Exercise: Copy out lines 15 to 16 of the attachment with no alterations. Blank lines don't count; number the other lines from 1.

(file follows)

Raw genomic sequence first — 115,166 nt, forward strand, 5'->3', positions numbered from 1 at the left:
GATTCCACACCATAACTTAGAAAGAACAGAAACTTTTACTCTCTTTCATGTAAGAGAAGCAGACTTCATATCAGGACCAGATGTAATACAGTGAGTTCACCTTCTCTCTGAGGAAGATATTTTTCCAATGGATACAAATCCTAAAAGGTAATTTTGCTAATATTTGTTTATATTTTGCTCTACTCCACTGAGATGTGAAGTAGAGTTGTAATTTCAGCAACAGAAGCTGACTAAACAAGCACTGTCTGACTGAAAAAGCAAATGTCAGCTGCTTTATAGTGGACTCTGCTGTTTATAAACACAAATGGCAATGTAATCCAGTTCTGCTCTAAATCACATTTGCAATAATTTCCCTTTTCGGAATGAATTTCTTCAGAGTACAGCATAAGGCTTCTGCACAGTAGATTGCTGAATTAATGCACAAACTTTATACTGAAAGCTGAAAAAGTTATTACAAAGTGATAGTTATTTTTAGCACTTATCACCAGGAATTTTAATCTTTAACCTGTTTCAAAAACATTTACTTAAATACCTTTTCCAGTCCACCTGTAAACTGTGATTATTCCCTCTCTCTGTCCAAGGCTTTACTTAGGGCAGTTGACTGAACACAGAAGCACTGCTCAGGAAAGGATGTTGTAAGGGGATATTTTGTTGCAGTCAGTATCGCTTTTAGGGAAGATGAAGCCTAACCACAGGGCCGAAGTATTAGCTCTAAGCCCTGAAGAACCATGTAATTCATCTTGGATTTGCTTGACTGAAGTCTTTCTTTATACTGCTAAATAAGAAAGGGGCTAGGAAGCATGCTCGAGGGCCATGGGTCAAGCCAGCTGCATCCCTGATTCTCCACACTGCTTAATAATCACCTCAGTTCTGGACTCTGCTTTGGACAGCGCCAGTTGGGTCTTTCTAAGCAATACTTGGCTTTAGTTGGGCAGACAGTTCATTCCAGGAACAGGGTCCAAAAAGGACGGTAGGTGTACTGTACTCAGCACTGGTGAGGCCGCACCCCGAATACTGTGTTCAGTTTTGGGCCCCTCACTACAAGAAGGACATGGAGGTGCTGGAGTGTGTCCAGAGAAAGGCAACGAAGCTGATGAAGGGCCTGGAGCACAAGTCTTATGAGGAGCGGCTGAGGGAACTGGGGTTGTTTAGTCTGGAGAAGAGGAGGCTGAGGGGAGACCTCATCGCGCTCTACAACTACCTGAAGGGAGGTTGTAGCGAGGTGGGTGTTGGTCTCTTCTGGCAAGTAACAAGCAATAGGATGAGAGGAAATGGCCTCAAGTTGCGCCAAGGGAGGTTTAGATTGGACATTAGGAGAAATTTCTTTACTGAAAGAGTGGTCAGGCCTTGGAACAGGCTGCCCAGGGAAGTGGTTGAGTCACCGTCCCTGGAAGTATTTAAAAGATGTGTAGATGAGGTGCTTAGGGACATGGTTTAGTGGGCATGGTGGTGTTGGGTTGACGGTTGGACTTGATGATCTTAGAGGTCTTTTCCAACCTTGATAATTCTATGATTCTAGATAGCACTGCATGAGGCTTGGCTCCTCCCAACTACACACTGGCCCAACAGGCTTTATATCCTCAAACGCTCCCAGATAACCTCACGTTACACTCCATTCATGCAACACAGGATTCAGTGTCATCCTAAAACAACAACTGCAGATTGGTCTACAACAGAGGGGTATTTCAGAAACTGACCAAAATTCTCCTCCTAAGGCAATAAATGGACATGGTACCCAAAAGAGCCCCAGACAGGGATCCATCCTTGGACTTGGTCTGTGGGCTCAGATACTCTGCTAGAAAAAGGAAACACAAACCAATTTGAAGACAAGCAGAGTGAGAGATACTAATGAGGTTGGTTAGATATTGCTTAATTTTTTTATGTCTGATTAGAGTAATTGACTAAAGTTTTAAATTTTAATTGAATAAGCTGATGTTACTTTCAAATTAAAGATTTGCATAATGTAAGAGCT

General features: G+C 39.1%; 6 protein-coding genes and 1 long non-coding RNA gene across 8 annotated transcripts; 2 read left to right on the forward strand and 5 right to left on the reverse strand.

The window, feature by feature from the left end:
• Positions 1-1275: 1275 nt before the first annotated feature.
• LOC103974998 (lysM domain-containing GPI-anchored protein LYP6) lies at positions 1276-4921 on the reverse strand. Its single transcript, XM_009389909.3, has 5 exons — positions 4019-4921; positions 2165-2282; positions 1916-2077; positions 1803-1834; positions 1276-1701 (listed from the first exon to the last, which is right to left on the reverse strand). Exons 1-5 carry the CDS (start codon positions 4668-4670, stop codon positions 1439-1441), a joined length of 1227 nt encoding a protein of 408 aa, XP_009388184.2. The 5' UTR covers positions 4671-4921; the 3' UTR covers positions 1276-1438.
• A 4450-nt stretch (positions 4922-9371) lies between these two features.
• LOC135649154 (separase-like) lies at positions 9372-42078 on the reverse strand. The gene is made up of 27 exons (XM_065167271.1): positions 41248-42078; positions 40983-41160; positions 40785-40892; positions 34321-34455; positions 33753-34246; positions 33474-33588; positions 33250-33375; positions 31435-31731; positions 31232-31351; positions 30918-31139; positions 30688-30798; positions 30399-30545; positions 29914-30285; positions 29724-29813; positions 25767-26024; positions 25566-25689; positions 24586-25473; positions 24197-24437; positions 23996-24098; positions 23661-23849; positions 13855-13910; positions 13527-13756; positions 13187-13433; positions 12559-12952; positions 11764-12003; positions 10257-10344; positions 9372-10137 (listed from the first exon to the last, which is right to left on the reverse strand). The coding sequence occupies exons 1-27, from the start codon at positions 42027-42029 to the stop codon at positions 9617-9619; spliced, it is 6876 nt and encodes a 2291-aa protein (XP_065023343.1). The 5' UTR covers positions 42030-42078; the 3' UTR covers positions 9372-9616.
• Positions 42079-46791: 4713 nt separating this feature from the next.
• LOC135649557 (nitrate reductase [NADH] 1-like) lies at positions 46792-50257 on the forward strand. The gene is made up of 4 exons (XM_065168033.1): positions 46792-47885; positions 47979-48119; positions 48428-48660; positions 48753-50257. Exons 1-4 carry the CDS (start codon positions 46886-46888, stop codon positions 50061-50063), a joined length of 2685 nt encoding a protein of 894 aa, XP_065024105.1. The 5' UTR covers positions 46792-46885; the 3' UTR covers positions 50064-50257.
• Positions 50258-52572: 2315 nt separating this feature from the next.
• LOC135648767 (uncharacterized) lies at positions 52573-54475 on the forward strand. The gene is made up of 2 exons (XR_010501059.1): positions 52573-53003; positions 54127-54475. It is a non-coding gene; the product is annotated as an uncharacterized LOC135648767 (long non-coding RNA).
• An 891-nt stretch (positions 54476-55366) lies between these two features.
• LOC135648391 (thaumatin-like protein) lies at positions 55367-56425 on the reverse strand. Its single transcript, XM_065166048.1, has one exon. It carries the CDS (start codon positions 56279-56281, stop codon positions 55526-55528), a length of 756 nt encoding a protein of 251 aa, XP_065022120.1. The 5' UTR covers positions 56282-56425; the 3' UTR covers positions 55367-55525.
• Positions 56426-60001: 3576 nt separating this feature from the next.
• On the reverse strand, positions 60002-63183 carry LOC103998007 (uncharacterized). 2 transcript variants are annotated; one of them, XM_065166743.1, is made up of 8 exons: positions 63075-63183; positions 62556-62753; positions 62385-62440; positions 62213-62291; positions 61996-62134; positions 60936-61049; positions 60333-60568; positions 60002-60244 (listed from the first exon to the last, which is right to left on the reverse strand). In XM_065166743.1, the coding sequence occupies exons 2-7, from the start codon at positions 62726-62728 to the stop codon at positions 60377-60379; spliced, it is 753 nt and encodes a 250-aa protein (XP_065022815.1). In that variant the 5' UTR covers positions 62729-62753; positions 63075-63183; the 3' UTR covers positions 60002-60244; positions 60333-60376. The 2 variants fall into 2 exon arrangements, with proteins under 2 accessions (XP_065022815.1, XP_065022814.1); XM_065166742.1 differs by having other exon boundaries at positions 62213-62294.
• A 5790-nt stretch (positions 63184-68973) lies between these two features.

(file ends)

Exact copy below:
• Positions 56426-60001: 3576 nt separating this feature from the next.
• On the reverse strand, positions 60002-63183 carry LOC103998007 (uncharacterized). 2 transcript variants are annotated; one of them, XM_065166743.1, is made up of 8 exons: positions 63075-63183; positions 62556-62753; positions 62385-62440; positions 62213-62291; positions 61996-62134; positions 60936-61049; positions 60333-60568; positions 60002-60244 (listed from the first exon to the last, which is right to left on the reverse strand). In XM_065166743.1, the coding sequence occupies exons 2-7, from the start codon at positions 62726-62728 to the stop codon at positions 60377-60379; spliced, it is 753 nt and encodes a 250-aa protein (XP_065022815.1). In that variant the 5' UTR covers positions 62729-62753; positions 63075-63183; the 3' UTR covers positions 60002-60244; positions 60333-60376. The 2 variants fall into 2 exon arrangements, with proteins under 2 accessions (XP_065022815.1, XP_065022814.1); XM_065166742.1 differs by having other exon boundaries at positions 62213-62294.